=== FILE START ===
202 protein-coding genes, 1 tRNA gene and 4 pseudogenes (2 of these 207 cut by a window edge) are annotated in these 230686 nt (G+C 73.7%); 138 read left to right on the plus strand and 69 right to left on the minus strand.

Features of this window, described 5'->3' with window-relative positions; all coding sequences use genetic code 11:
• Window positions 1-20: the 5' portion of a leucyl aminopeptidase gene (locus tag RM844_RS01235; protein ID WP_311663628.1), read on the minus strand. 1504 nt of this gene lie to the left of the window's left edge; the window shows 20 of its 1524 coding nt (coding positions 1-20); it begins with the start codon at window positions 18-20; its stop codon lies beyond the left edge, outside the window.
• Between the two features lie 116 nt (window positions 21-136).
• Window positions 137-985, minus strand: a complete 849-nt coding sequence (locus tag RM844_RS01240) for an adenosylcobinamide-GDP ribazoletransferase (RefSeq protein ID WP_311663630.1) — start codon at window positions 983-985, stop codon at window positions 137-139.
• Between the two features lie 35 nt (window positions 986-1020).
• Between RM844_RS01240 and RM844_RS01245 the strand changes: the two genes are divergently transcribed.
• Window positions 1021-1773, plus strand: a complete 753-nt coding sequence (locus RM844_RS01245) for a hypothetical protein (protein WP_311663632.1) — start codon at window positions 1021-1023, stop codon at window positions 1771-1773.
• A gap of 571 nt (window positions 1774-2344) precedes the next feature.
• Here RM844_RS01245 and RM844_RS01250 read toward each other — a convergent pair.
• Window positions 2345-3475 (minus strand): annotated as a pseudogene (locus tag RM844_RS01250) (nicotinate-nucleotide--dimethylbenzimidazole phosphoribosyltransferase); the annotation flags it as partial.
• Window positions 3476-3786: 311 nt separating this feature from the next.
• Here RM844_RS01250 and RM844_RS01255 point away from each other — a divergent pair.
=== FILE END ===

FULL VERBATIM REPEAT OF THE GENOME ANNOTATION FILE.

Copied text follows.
202 protein-coding genes, 1 tRNA gene and 4 pseudogenes (2 of these 207 cut by a window edge) are annotated in these 230686 nt (G+C 73.7%); 138 read left to right on the plus strand and 69 right to left on the minus strand.

Features of this window, described 5'->3' with window-relative positions; all coding sequences use genetic code 11:
• Window positions 1-20: the 5' portion of a leucyl aminopeptidase gene (locus tag RM844_RS01235; protein ID WP_311663628.1), read on the minus strand. 1504 nt of this gene lie to the left of the window's left edge; the window shows 20 of its 1524 coding nt (coding positions 1-20); it begins with the start codon at window positions 18-20; its stop codon lies beyond the left edge, outside the window.
• Between the two features lie 116 nt (window positions 21-136).
• Window positions 137-985, minus strand: a complete 849-nt coding sequence (locus tag RM844_RS01240) for an adenosylcobinamide-GDP ribazoletransferase (RefSeq protein ID WP_311663630.1) — start codon at window positions 983-985, stop codon at window positions 137-139.
• Between the two features lie 35 nt (window positions 986-1020).
• Between RM844_RS01240 and RM844_RS01245 the strand changes: the two genes are divergently transcribed.
• Window positions 1021-1773, plus strand: a complete 753-nt coding sequence (locus RM844_RS01245) for a hypothetical protein (protein WP_311663632.1) — start codon at window positions 1021-1023, stop codon at window positions 1771-1773.
• A gap of 571 nt (window positions 1774-2344) precedes the next feature.
• Here RM844_RS01245 and RM844_RS01250 read toward each other — a convergent pair.
• Window positions 2345-3475 (minus strand): annotated as a pseudogene (locus tag RM844_RS01250) (nicotinate-nucleotide--dimethylbenzimidazole phosphoribosyltransferase); the annotation flags it as partial.
• Window positions 3476-3786: 311 nt separating this feature from the next.
• Here RM844_RS01250 and RM844_RS01255 point away from each other — a divergent pair.